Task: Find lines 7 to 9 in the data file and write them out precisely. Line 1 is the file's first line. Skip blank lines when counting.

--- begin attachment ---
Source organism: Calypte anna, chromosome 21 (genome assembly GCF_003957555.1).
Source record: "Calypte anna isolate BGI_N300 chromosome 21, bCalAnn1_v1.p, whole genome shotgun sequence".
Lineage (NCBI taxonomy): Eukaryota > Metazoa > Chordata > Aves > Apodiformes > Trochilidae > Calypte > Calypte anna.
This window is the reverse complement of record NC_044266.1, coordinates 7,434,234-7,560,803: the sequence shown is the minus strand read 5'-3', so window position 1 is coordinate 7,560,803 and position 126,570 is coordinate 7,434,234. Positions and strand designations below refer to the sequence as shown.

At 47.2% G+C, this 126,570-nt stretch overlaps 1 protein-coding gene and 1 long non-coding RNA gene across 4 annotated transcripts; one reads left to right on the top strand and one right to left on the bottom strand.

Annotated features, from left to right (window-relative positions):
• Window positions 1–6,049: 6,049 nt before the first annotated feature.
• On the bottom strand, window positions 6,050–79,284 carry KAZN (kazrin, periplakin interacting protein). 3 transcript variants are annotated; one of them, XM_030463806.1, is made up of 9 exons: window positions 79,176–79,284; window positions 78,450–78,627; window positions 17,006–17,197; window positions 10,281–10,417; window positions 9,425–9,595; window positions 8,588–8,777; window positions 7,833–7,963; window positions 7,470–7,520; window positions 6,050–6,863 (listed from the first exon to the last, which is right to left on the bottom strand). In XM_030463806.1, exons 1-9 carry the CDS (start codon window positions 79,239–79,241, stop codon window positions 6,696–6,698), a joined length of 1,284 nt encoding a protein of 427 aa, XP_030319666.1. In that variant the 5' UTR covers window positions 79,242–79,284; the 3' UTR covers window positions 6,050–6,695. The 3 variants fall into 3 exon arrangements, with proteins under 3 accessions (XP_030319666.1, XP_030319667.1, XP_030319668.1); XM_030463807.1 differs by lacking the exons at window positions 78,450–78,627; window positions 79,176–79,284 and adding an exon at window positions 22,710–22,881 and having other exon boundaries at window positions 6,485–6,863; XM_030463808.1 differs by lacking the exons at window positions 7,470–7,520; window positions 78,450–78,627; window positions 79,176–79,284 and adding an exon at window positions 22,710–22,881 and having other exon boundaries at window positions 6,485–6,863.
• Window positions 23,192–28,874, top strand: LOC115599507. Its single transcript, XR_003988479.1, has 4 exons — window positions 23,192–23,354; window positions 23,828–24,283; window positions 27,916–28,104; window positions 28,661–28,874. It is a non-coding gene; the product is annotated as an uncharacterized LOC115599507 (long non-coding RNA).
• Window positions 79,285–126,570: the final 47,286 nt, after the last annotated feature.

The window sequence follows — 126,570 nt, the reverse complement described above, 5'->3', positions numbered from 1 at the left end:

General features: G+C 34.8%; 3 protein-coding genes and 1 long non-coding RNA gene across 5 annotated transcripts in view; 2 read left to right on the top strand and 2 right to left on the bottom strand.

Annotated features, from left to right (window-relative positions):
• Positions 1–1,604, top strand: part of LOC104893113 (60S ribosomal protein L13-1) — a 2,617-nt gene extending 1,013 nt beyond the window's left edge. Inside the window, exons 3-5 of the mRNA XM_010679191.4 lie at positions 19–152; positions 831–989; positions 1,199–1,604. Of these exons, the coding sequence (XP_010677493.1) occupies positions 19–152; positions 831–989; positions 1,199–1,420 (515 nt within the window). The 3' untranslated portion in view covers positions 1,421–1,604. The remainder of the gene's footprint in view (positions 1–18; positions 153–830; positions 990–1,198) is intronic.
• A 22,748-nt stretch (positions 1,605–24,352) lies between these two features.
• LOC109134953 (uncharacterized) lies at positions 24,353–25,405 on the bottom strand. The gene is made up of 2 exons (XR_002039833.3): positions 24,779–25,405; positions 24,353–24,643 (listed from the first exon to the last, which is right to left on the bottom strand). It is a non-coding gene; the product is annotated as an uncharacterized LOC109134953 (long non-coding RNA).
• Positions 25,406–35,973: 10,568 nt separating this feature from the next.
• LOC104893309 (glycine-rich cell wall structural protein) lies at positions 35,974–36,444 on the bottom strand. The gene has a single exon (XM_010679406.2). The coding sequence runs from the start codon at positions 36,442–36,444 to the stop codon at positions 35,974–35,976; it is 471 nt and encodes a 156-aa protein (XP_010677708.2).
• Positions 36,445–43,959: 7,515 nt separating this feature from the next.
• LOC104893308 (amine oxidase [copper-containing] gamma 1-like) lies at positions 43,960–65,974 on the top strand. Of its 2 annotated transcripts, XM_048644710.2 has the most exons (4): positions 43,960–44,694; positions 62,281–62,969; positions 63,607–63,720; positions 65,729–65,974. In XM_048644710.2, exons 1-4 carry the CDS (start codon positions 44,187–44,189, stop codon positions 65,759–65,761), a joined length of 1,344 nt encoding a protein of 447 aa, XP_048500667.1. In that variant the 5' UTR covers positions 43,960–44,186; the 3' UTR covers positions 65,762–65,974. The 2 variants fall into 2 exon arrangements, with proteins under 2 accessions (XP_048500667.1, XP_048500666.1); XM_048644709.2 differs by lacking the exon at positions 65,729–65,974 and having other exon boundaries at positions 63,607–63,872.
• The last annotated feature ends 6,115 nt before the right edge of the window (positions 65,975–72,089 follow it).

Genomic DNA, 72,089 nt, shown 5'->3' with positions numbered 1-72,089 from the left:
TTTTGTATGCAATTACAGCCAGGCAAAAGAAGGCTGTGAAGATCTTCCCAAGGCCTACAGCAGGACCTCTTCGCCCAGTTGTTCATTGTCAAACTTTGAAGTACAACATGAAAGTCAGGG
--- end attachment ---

• Window positions 1–6,049: 6,049 nt before the first annotated feature.
• On the bottom strand, window positions 6,050–79,284 carry KAZN (kazrin, periplakin interacting protein). 3 transcript variants are annotated; one of them, XM_030463806.1, is made up of 9 exons: window positions 79,176–79,284; window positions 78,450–78,627; window positions 17,006–17,197; window positions 10,281–10,417; window positions 9,425–9,595; window positions 8,588–8,777; window positions 7,833–7,963; window positions 7,470–7,520; window positions 6,050–6,863 (listed from the first exon to the last, which is right to left on the bottom strand). In XM_030463806.1, exons 1-9 carry the CDS (start codon window positions 79,239–79,241, stop codon window positions 6,696–6,698), a joined length of 1,284 nt encoding a protein of 427 aa, XP_030319666.1. In that variant the 5' UTR covers window positions 79,242–79,284; the 3' UTR covers window positions 6,050–6,695. The 3 variants fall into 3 exon arrangements, with proteins under 3 accessions (XP_030319666.1, XP_030319667.1, XP_030319668.1); XM_030463807.1 differs by lacking the exons at window positions 78,450–78,627; window positions 79,176–79,284 and adding an exon at window positions 22,710–22,881 and having other exon boundaries at window positions 6,485–6,863; XM_030463808.1 differs by lacking the exons at window positions 7,470–7,520; window positions 78,450–78,627; window positions 79,176–79,284 and adding an exon at window positions 22,710–22,881 and having other exon boundaries at window positions 6,485–6,863.
• Window positions 23,192–28,874, top strand: LOC115599507. Its single transcript, XR_003988479.1, has 4 exons — window positions 23,192–23,354; window positions 23,828–24,283; window positions 27,916–28,104; window positions 28,661–28,874. It is a non-coding gene; the product is annotated as an uncharacterized LOC115599507 (long non-coding RNA).